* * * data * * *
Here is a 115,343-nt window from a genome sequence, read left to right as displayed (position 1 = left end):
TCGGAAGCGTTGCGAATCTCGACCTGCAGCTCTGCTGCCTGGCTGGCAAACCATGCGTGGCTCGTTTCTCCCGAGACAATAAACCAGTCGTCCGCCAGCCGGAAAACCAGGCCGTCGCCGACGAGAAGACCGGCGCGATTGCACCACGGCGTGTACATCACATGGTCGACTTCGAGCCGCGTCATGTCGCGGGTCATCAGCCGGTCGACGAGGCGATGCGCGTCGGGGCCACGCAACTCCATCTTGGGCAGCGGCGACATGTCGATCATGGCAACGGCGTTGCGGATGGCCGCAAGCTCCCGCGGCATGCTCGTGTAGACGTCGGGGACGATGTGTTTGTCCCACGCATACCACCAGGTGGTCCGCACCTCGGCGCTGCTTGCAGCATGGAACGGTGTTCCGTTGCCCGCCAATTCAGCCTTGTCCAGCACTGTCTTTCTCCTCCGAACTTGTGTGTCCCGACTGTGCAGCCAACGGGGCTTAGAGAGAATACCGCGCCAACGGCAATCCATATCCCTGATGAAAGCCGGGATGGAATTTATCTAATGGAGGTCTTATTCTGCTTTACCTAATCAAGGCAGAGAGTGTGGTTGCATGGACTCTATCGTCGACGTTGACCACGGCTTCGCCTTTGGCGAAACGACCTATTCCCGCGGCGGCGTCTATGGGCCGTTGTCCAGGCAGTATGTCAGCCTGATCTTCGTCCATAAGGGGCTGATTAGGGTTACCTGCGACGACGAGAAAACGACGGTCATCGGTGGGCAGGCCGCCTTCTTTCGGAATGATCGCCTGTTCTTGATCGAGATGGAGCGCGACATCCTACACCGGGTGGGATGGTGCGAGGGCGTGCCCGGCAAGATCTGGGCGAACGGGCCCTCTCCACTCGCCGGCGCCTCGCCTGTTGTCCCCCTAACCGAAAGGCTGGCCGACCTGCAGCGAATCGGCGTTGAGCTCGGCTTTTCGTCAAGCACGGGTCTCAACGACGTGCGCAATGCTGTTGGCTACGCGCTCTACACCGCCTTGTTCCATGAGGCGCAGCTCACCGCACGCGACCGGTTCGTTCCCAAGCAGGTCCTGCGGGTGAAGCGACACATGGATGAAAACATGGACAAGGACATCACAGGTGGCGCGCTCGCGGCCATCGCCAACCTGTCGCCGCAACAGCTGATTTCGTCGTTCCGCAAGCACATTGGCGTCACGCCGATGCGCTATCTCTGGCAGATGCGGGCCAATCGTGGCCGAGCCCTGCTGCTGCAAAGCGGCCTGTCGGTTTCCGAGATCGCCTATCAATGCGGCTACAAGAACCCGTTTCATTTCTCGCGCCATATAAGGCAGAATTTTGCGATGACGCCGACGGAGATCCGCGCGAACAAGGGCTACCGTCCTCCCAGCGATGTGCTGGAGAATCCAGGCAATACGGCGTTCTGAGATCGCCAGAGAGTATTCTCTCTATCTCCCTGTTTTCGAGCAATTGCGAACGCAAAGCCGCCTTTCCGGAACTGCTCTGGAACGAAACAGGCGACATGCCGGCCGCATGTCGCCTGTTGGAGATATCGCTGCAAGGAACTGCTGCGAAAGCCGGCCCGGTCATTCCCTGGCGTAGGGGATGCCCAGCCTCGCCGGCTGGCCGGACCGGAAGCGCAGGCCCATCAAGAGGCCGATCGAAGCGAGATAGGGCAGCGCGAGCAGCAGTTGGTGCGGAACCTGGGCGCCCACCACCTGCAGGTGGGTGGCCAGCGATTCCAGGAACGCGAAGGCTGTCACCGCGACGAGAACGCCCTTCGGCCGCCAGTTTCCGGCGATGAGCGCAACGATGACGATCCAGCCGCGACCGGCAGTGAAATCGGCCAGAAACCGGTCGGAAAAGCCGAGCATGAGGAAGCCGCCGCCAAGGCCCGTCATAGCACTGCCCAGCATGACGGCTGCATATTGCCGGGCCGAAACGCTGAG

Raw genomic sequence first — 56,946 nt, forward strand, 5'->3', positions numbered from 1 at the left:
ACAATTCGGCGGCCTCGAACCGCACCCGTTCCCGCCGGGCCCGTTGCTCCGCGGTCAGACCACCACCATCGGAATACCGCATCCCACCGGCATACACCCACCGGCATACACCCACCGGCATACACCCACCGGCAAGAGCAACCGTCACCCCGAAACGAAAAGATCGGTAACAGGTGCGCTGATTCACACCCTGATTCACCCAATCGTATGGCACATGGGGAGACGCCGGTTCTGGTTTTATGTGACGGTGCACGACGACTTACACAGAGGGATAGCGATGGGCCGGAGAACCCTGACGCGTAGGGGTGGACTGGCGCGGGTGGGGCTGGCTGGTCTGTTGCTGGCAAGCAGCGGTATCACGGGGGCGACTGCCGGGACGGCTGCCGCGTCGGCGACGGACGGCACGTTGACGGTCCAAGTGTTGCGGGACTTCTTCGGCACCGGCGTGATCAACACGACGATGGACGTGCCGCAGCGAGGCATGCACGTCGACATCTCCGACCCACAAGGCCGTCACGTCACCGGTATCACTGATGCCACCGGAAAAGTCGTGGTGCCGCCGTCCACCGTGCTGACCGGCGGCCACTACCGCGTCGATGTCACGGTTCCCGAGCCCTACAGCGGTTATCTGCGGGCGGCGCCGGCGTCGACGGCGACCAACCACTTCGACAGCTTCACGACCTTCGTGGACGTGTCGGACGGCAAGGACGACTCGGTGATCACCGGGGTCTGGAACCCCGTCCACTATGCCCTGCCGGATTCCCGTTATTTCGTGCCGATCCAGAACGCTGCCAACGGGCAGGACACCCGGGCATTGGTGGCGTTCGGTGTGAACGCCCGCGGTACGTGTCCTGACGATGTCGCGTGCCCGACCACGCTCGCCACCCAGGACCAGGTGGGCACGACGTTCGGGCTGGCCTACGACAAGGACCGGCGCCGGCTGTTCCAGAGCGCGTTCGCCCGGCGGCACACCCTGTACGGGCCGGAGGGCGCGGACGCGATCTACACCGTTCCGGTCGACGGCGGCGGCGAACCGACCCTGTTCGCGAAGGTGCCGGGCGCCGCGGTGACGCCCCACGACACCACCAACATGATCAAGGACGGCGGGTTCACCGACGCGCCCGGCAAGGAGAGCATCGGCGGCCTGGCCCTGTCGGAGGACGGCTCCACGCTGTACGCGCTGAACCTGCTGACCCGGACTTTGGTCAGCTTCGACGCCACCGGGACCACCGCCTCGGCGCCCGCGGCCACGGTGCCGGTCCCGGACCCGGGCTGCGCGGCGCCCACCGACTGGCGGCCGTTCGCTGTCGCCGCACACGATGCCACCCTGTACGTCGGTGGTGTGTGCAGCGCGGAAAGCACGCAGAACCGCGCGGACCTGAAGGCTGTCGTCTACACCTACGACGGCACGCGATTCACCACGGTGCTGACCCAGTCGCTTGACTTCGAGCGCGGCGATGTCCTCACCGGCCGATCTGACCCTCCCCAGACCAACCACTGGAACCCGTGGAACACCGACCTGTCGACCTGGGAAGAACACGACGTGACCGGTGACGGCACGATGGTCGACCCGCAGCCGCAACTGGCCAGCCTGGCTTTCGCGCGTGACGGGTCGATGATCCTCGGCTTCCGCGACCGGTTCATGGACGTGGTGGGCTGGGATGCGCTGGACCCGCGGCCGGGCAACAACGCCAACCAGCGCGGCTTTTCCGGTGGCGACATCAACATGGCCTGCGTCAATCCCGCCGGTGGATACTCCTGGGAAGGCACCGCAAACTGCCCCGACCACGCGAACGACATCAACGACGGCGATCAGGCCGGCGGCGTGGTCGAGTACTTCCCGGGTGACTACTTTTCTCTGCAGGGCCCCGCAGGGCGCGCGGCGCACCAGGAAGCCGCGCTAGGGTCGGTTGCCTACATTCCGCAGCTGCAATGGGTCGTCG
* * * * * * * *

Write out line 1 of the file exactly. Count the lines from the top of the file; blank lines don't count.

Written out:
Here is a 115,343-nt window from a genome sequence, read left to right as displayed (position 1 = left end):